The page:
Before you hit the road this summer, make packing a breeze with our round-up of everything you need for an easy journey
While question marks still linger over the possibility of foreign travel later in the year, it looks set to be another summer of staycations.
As we continue to emerge from lockdown, many of us will be exploring again and hitting the road to make the most of what Ireland has to offer in the coming months.
But before you hop in the car, you’ll want to stock up on the right kit to ensure your holiday goes smoothly, whether you’re heading for the coastline or countryside. We asked Irish travel experts what packing gear helps them holiday with ease.
Cases and bags
There’s one suitcase all our experts can agree on: the Samsonite Lite Shock (from €388, reduced from €485, Samsonite.ie).
“I’ve tried every suitcase on the planet now at this stage,” says Sarah Slattery of TheTravelExpert.ie, who has three different sizes from the Lite Shock range. “Before I started writing, I was a travel agent, so I’ve been in travel for 30 years, and I found the Samsonite Lite Shock the best by a mile.
“Not only is it really light, but it’s really flexible. You normally try to sit on a suitcase to try and close it — with this, you don’t have to worry about the zip popping or anything. It just seems to fit way more than another suitcase of the same size and it’s also lighter.”
Tom Deasy of Tom’s Tours in West Cork is also a fan. “I find that brilliant because it’s two sided, so you can have your dirty and clean or whatever on each side,” he says.
“It’s a hard-shell one, so it can take a bit of battering around and you don’t have to worry about the contents inside.” His other packing essential is the Deuter Speed Lite 20 (€70, 53DegreesNorth.ie), a lightweight 20-litre backpack from the German outdoors brand.
“That comes with me everywhere and it’s been doing great for seven years,” he says. “That’s kind of my day bag, I use it for hikes and just getting out and about. I recently bought a cheaper one and already the zips are giving out on it, so it just goes to show how well made the Deuter one is.”
For those with small children, family travel blogger Siobhán McAuley (@they.wanderlust) recommends the Jem and Bea Edie Eco Holdall (€155, JemandBea.com), which comes with five interior pockets and a front zip.
“That’s great for safely storing your phone or purse and accessing it on the go,” she says. “It has plenty of storage for overnight or day trips. It’s great value for money as even if you don’t have your baby on the journey, it can store adult clothing and toiletries, and it looks stylish too.”
If you’re short on space or planning to do some shopping and return home with more luggage than you headed out with, Sarah recommends the foldaway bags from Decathlon (from €3 for backpacks or €10 for duffle bags, Decathlon.ie).
“The softer bags can be handier for the boot or to stash in the back of the car,” she says. “I do like the Decathlon bags that fold into nothing — there are loads of different sizes, from a tiny little backpack that will fit into your pocket to the bigger ones that fold down as well.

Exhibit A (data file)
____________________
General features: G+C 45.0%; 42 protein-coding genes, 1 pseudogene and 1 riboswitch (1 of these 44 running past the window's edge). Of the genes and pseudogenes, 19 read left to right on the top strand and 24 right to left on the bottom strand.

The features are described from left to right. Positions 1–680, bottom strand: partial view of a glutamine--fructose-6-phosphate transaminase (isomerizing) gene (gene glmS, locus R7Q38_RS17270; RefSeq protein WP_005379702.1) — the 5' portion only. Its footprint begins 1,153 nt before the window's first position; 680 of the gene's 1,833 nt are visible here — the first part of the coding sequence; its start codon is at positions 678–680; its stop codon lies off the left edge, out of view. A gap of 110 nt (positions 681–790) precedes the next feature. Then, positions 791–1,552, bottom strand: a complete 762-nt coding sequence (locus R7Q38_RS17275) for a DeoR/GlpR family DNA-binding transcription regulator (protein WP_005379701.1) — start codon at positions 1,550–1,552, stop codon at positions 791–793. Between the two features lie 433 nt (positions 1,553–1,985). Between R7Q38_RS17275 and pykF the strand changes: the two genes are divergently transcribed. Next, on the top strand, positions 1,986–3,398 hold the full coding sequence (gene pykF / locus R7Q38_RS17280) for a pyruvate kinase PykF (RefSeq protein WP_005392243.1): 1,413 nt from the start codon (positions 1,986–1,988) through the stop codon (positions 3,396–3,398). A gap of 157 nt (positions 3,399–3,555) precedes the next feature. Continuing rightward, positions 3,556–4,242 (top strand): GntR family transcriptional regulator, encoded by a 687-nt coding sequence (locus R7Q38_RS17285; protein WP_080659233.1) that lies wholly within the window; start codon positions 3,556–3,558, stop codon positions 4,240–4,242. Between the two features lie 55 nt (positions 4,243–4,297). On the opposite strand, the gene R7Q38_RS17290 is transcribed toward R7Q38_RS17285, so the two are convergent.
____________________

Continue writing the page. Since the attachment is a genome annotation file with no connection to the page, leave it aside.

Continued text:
“You can’t really beat them for price, and I have loads of them in the house, in the car — they’re everywhere. For a soft bag, you couldn’t go wrong with the Decathlon one.”
Whatever case you use, Siobhán also advises picking up a set of packing cubes or luggage organisers (€7.99, Amazon), which can be purchased in a variety of different colours.
“You can designate colours for family members’ items — we have them in blue, pink and yellow, so you can colour-coordinate and separate them, for example, to have blue for daddy and son, and pink for the girls,” she says.
“Or you can use them to help store laundry or liquids to avoid contamination or spills. They’re particularly handy if your children are too small to carry their own bags.”
For long journeys, Siobhán also recommends picking up an organiser that can be fastened to the back of a car seat (€19.99, Amazon). As well as helping to keep rubbish at bay, they provide easy access to all your essentials without having to stop the car en route to rummage around in the boot.
“It’s really good value and it has all these compartments for snacks, your drink, books, iPad, wet wipes, all those kind of things, so you can put everything you need when travelling with kids in there,” says Siobhán, who has a four-month-old, Micaiah, and a six-year-old, Mason.
“If Mason’s fingers are sticky from eating, for example, the wipes are there, or he can take out his iPad or bottle of water etc, so it makes your journey more smooth, reducing the amount of times you have to stop and look for things.”
Her other top pick for the car is a bike rack. Her family uses the boot car rack for two/three bikes from Decathlon (from €60, Decathlon.ie).
“They’re always handy so you don’t get disappointed if the hotel bikes are in use or don’t fit your height — particularly for kids — and it means you can take them at anytime, not on a hotel booking schedule,” she says.
If you need to free up room in the car, Sarah suggests investing in a roof box. With an impressive capacity of 500 litres, the Thule Motion XT is particularly spacious for large families or long holidays (€686, Halfords.ie), or for a more budget-friendly version, look to Halfords’ own range, with options for smaller-sized cars too (from €180, Halfords.ie).
“We bought a roof box about 20 years ago and then it was in the shed for years because we didn’t really staycation much, until now,” says Sarah.
Though she has since changed car, she picked up some roof bars from Mick’s Garage (from €80, MicksGarage.com), which she says made it easy to fit the old roof box on top of the vehicle.
“A roof box is one of those investments that you’ll always have, and even if you do change your car, you’ll only have to pay to change the roof rack, depending on what type of car you have.”